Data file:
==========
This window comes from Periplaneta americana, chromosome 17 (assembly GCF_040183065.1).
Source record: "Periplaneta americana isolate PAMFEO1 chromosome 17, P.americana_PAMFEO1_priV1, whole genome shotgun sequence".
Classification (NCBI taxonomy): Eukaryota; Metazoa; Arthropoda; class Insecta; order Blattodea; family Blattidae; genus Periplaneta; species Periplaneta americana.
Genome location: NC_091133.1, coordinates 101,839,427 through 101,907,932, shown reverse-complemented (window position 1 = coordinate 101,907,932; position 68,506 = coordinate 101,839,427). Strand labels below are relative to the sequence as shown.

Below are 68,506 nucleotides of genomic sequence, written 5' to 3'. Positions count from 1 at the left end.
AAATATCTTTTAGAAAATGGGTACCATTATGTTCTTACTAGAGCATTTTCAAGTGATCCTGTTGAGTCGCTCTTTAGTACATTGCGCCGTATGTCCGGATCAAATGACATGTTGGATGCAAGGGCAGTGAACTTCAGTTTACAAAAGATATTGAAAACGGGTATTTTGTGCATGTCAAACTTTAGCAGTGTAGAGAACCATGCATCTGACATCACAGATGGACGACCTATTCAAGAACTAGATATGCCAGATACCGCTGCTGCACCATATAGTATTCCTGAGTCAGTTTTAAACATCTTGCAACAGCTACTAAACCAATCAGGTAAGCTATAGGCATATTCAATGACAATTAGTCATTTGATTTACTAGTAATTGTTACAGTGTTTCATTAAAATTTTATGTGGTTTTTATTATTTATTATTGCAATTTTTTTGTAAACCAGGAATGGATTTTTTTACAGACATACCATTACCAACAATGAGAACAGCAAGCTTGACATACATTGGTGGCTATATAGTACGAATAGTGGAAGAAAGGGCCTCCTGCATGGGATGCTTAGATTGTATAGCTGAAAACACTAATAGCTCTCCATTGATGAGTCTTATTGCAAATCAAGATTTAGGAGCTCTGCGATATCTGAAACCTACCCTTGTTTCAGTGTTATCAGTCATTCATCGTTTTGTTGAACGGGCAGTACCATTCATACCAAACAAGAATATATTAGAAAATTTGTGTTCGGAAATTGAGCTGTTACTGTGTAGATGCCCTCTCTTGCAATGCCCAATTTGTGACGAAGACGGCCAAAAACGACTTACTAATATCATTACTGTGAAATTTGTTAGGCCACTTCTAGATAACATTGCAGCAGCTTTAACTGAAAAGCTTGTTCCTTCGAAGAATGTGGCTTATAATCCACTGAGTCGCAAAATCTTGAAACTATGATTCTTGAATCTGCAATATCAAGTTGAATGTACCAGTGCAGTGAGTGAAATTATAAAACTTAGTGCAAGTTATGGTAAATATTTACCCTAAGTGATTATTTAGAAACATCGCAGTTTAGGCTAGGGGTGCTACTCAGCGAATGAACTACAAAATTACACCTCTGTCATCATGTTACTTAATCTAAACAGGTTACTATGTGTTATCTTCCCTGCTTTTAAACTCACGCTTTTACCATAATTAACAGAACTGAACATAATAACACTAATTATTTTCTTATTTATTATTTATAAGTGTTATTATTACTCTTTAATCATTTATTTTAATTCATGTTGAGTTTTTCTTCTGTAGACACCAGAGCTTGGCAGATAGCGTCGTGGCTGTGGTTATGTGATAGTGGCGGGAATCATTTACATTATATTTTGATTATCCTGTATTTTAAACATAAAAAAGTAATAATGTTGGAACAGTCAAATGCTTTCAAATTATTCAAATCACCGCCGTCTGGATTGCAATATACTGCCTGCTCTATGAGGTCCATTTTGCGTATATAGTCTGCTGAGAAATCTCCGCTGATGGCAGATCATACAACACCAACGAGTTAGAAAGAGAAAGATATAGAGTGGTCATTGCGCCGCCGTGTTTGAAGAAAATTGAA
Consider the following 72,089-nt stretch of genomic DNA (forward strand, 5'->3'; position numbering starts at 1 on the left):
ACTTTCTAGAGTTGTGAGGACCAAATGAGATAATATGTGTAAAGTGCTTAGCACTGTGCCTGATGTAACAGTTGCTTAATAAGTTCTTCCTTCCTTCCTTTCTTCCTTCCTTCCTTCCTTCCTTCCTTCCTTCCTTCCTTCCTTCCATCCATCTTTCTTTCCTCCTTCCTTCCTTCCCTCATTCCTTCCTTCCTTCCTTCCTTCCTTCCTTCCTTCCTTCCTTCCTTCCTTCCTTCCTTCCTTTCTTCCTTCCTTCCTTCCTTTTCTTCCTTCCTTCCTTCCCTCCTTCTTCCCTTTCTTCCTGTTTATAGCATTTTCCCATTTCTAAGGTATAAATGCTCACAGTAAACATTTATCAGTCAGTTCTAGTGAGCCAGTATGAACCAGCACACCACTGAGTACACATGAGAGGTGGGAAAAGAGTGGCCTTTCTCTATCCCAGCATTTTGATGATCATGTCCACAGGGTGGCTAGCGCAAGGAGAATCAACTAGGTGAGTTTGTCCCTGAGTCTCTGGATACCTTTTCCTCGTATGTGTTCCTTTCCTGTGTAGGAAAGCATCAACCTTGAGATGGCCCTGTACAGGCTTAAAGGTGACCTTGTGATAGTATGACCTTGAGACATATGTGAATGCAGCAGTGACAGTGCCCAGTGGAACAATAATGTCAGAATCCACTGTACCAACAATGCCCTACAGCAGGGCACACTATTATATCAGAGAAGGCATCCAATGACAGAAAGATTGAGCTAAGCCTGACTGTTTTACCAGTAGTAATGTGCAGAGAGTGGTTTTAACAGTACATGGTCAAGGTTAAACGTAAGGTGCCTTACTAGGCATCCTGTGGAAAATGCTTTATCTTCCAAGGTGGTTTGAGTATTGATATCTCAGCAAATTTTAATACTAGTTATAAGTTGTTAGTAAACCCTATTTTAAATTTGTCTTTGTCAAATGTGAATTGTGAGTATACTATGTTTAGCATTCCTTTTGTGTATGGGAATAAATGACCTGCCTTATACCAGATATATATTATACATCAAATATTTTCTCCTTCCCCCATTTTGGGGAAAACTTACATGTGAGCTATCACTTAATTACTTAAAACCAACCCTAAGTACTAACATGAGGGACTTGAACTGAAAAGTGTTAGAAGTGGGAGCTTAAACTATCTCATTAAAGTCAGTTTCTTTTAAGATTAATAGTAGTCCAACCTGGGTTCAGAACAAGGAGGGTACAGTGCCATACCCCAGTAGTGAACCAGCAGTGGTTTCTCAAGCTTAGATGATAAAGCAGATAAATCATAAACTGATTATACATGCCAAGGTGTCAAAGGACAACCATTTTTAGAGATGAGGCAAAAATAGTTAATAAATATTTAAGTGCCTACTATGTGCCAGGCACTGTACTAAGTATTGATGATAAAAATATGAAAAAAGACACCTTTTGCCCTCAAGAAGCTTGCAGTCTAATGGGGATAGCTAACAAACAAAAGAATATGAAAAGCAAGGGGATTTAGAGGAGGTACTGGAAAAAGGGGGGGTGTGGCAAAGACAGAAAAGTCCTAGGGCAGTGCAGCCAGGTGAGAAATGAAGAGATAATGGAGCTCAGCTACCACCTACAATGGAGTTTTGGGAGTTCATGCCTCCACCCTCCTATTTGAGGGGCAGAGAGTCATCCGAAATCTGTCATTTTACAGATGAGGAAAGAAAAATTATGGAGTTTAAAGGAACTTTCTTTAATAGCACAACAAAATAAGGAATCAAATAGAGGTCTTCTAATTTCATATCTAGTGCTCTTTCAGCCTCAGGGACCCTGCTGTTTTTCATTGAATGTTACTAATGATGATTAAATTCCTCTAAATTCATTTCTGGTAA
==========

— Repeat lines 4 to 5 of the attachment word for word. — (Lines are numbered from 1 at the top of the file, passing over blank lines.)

Genome location: NC_091133.1, coordinates 101,839,427 through 101,907,932, shown reverse-complemented (window position 1 = coordinate 101,907,932; position 68,506 = coordinate 101,839,427). Strand labels below are relative to the sequence as shown.

Below are 68,506 nucleotides of genomic sequence, written 5' to 3'. Positions count from 1 at the left end.